Friday, July 22, 2011

The Goldings taste like Goldings—the Snozzberries taste like Snozzberries!

I scooted down the pub after work today, with my friend Aaron, for my 15th or 16th pint of Bombardier this week. Sitting at the bar, beating the heat in air-conditioned opulence, he nonchalantly asked if I had seen Samuel Adam's Latitude 48: Deconstructed, sampler pack. To which I replied, "Latitude 48: Deconstructed?" inquisitively. This is not surprising, I'm usually behind the times on things like this. According to the interwebs, it was released in May, but my mind's been on the Bombardier lately. He was however, kind enough to explain the whole concept—which I'll get to in a bit.

For those of you who don't know, Latitude 48, is Sam Adam's hop heavy IPA from their Brewmaster Collection. The name is derived from the use of five hop varieties—Hallertau Mittelfruh, East Kent Golding, Zeus, Ahtanum, and Simcoe—all grown near the 48th parallel. An homage to the world's hop belt, as it were. Since the majority of the world's hops are grown in the area around the 48th, Sam did not lack for variety to choose from. Although the 48th never actually crosses the UK, so the EKGs may have been a stretch, but I digress.

I've had Lat 48, a few times, it's a good beer. A deep amber that's well balanced with a nice malty tone and a hop forward bite. What I never thought about was how that mix of hops—the hoppy terroir—really affected the rest of the beer. Aaron explained that the Boston Beer Company has just given us the opportunity to do that. The "deconstructed" variety pack offers two regular, old bottles of Lat 48 and two bottles each, highlighting one of the five hop belt hops used in making original beer. That's just brilliant. It's beer-nerdy, without being over the top beer-nerdy. It sounds like the brewers at Sam were just sitting around and said, "Hey man ya' know what would be cool..." and BAM! A cool sampler pack was born. I may have made it sound like pot was involved, but that's just my interpretation.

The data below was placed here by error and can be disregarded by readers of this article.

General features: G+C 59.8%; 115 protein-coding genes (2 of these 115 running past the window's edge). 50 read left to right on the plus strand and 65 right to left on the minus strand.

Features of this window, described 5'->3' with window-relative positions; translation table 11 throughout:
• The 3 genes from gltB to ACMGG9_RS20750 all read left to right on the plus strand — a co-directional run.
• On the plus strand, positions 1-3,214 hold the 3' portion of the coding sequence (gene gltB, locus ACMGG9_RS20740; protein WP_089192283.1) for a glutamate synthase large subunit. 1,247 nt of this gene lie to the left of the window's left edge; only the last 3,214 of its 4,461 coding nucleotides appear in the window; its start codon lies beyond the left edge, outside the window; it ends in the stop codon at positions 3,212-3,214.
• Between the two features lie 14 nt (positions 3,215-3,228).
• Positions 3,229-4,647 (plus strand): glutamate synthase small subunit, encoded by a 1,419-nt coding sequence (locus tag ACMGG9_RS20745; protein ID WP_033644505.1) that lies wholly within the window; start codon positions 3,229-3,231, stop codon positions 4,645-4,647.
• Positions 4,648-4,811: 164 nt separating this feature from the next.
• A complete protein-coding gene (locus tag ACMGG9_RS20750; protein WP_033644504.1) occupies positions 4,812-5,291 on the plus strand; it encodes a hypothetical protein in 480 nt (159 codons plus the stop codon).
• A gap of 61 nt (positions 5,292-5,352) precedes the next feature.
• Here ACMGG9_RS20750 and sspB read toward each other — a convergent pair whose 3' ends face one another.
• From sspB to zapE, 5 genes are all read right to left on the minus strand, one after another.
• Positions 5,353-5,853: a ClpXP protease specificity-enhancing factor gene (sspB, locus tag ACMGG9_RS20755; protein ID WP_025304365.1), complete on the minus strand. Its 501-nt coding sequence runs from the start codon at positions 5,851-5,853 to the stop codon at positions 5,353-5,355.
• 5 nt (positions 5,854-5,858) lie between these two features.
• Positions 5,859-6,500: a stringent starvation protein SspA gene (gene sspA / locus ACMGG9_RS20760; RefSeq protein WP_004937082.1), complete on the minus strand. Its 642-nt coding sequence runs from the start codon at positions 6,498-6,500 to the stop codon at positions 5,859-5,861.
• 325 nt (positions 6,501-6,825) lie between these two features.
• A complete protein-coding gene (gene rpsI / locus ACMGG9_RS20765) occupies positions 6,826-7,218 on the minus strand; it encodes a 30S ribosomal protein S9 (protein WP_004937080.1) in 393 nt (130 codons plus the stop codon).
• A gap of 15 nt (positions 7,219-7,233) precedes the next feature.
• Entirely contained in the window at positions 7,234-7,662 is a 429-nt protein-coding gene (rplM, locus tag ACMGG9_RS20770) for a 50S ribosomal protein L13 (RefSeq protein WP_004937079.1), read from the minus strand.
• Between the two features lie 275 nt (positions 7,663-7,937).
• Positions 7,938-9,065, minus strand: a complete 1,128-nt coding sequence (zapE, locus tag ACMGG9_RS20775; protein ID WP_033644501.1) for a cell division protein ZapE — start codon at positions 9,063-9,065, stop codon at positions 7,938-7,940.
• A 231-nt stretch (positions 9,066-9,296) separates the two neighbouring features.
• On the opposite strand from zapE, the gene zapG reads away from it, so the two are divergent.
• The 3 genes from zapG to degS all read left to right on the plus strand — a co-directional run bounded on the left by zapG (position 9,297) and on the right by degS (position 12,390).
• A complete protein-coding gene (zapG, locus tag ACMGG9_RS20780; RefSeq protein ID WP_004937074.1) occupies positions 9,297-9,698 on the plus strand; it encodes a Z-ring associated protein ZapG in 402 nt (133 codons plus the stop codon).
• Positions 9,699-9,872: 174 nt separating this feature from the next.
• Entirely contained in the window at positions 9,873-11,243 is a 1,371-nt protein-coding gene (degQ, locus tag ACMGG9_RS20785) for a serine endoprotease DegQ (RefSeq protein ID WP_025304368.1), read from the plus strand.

I like Sam Adams, but I've never beer totally over the moon about them. They make some pretty good stuff, but they are not my usual go to guys. However, I have to say, I'm excited to try this. Single hop beers aren't a particularly new idea, but I don't think that's the point. How often do you get to try, essentially, the same beer—same malt, same water, same everything—with the only difference being the hop variety— side by side—to boot. EKGs and Zeus are about as opposite as they come and this variety pack offers the drinker the opportunity to really see how those little green devils affect the end product. This is a hop head's wet dream. I really have to give the Boston Beer Company big ups for this idea. Along with Sierra Nevada's Beer Camp sampler pack, I'd go as far as to say it's one of the most interesting things I've seen an American brewer do in quite a while.

So I say, cheers to you Latitude 48: Deconstructed—I'll be seeing you next time at the beer store!

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